You don't even need that. The Constitution has been changed many times, the process for doing it is 'democratic' (representative democracy) in that it depends on elected representatives of the people, and some of the changes have been quite radical. There's a high bar, but the fundamental principle is popular sovereignty through elected representatives and a defined process - which can itself be changed, if there's enough popular will behind the change.
    I agree with you completely--but since OR apparently doesn't understand the amendment process, I thought it might be worthwhile to point out that amendments are not the only way that the constitution has been, and will continue to be, changed.

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    I suspect the binary distinction he's making between direct democracy (what he calls 'real' democracy) and constitutional representative democracy is part of the problem. It's a multi-dimensional continuum, not two separate things.
    Last edited by Keith Wilson; 08-11-2022 at 02:49 PM.
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    https://www.oed.com/oed2/00060572

    democracy

    (dɪˈmɒkrəsɪ) Forms: 6–7 democracie, 6–7 (9) -cratie, 7 (9) -craty, 7– -cracy. [a. F. démocratie (siː), (Oresme 14th c.), a. med.L. dēmocratia (in 13th c. L. transl. of Aristotle, attrib. to William of Moerbeke), a. Gr. δηµοκρατία popular government, f. δῆµος the commons, the people + -κρατια in comb. = κράτος rule, sway, authority. The latinized form is frequent in early writers, and democratie, -craty, in 16– 17th c.]

    1. Government by the people; that form of government in which the sovereign power resides in the people as a whole, and is exercised either directly by them (as in the small republics of antiquity) or by officers elected by them. In mod. use often more vaguely denoting a social state in which all have equal rights, without hereditary or arbitrary differences of rank or privilege.

    [1531 Elyot Gov. i. ii, An other publique weale was amonge the Atheniensis, where equalitie was of astate amonge the people‥This maner of gouernaunce was called in greke Democratia, in latine, Popularis potentia, in englisshe the rule of the comminaltie.] 1576 Fleming Panopl. Epist. 198 Democracie, when the multitude have governement. 1586 T. B. La Primaud. Fr. Acad. 549 Democratie, where free and poore men being the greater number, are lords of the estate. 1628 Wither Brit. Rememb. 267 Were I in Switzerland I would maintaine Democrity. 1664 H. More Myst. Iniq. 514 Presbytery verges nearer toward Populacy or Democracy. 1821 Byron Diary May (Ravenna), What is‥democracy?—an aristocracy of blackguards. 1836 Gen. P. Thompson Exerc. (1842) IV. 191 Democracy means the community's governing through its representatives for its own benefit. 1890 Pall Mall G. 25 Nov. 3/1 ‘Progress of all through all, under the leading of the best and wisest’, was his [Mazzini's] definition of democracy.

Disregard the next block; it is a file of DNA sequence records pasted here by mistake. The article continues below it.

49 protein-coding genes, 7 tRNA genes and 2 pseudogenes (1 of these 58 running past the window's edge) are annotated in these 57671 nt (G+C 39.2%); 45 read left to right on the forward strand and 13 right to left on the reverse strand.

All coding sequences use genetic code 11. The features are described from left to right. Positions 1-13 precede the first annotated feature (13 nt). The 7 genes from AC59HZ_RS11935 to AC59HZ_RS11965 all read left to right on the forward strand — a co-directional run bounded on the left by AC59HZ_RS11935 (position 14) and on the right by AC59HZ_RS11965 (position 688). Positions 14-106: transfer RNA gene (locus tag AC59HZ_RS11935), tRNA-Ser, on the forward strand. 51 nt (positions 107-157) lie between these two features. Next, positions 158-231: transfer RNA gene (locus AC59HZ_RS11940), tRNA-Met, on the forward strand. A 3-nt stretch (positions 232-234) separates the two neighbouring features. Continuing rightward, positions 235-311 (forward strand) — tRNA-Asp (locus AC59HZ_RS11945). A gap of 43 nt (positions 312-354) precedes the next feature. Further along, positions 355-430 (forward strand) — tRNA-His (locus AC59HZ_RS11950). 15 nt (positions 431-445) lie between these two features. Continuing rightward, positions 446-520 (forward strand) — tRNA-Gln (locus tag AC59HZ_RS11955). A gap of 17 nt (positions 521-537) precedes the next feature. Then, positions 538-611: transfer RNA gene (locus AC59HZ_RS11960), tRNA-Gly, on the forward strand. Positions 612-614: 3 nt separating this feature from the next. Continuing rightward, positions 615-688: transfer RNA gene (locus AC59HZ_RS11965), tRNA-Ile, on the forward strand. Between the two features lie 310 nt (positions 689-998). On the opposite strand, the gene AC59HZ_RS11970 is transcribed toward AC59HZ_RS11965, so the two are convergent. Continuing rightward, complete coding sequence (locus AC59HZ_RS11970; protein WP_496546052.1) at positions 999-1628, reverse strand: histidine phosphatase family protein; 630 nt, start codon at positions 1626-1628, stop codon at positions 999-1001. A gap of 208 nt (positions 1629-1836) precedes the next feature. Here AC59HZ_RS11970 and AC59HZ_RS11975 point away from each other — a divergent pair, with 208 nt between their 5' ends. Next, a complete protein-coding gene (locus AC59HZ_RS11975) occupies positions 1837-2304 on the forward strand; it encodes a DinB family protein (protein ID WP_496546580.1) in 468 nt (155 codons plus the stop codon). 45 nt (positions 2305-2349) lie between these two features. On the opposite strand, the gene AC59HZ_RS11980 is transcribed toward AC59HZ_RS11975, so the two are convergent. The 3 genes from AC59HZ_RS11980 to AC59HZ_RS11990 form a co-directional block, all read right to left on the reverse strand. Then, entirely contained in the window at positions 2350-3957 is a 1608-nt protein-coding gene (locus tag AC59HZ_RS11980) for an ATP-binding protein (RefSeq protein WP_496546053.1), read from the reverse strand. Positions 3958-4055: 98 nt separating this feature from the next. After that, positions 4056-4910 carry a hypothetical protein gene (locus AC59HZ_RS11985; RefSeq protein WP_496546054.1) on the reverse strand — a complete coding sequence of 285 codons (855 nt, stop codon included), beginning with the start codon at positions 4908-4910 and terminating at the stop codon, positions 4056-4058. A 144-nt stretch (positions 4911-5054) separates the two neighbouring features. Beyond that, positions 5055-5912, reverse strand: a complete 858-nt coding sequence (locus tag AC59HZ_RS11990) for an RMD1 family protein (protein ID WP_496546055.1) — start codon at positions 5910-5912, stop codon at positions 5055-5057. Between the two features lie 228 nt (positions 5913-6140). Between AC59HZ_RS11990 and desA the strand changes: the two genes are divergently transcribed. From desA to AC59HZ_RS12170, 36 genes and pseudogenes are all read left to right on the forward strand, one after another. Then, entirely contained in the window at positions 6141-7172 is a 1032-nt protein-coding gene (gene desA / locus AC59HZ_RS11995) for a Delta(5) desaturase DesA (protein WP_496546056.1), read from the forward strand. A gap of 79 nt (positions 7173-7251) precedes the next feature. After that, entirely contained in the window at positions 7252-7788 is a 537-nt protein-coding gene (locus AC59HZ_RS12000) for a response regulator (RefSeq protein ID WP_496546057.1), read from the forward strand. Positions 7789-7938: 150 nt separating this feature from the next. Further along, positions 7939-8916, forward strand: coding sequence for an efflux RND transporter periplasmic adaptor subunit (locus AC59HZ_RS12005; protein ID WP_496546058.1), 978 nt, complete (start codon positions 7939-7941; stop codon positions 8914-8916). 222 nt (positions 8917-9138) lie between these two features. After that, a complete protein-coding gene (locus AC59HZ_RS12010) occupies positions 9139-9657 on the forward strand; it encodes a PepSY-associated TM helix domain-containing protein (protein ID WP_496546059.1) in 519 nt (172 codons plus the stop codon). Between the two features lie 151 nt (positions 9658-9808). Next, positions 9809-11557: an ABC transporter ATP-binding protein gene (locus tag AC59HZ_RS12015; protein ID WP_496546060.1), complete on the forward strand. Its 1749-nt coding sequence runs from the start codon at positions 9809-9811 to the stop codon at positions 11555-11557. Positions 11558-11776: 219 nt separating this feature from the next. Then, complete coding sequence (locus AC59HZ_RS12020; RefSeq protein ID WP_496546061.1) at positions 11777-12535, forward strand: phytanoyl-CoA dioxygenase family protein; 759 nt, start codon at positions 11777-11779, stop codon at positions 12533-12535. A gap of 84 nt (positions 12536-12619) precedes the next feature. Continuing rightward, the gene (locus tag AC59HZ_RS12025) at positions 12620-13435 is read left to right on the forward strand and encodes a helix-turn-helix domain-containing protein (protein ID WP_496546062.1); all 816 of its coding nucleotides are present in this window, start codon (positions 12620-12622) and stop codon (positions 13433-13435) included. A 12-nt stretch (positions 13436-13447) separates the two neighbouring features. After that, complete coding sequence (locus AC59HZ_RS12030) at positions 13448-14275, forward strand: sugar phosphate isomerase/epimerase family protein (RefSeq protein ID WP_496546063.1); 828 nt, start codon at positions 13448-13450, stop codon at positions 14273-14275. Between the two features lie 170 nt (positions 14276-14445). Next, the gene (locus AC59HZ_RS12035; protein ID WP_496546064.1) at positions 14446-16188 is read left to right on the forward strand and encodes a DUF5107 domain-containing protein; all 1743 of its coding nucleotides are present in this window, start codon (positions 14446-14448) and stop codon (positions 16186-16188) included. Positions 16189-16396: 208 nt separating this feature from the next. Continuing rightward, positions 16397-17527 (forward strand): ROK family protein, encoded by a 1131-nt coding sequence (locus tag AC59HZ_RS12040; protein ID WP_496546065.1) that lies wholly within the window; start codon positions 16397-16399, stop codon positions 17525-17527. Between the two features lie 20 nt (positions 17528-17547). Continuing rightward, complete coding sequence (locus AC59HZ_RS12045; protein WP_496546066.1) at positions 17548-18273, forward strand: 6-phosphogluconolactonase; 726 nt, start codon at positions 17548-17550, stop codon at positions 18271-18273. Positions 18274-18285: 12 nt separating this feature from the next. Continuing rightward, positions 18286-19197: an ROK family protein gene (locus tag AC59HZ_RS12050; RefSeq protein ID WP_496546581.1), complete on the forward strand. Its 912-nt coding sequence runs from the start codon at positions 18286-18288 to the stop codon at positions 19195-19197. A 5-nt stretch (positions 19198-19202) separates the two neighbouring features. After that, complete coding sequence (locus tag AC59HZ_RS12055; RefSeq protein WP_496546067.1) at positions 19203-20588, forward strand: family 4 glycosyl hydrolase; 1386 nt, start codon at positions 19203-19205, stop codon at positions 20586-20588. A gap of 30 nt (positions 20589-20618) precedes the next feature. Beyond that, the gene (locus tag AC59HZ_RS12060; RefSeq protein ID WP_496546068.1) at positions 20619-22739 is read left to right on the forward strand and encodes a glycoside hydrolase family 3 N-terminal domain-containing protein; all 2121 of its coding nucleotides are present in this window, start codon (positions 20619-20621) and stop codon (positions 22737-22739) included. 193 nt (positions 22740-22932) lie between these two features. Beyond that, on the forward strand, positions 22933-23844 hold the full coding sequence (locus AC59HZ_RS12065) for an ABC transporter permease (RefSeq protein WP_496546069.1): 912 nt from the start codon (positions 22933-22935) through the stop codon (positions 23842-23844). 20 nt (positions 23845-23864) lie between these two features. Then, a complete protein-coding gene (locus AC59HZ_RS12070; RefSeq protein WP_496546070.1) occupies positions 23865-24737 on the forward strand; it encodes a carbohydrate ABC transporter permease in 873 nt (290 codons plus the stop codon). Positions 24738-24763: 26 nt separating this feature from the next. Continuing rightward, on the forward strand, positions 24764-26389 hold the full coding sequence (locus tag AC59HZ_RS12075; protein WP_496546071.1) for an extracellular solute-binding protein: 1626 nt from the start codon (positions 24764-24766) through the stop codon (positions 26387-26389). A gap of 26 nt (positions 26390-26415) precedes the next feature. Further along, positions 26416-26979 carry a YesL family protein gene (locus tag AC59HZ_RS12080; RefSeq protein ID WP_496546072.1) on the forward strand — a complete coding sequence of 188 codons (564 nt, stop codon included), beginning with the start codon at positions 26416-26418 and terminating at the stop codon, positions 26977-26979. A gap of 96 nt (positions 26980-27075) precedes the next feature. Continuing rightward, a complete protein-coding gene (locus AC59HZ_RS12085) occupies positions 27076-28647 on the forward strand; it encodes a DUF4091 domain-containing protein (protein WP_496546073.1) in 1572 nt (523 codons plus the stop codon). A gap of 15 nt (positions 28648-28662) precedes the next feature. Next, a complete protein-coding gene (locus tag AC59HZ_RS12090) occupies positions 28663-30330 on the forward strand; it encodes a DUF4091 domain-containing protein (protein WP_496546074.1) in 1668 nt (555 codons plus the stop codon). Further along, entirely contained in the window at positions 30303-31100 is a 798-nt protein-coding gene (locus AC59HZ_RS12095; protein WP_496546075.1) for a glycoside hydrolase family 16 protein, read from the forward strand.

b. A state or community in which the government is vested in the people as a whole.

    1574 Whitgift Def. Aunsw. iii. Wks. (1851) I. 390 In respect that the people are not secluded, but have their interest in church-matters, it is a democraty, or a popular estate. 1607 Topsell Four-f. Beasts (1658) 97 Democraties do not nourish game and pleasures like unto Monarchies. 1614 Bp. Hall Recoll. Treat. 732 Nothing‥can bee more disorderlie, then the confusion of your Democracie, or popular state. 1671 Milton P.R. iv. 269 Those ancient whose resistless eloquence Wielded at will that fierce democraty. 1794 S. Williams Vermont 342 In the ancient democracies the public business was transacted in the assemblies of the people. 1804 Syd. Smith Mor. Philos. xvi. (1850) 237 In the fierce and eventful democraties of Greece and Rome. 1881 Jowett Thucyd. I. 117 We are called a democracy, for the administration is in the hands of the many and not of the few.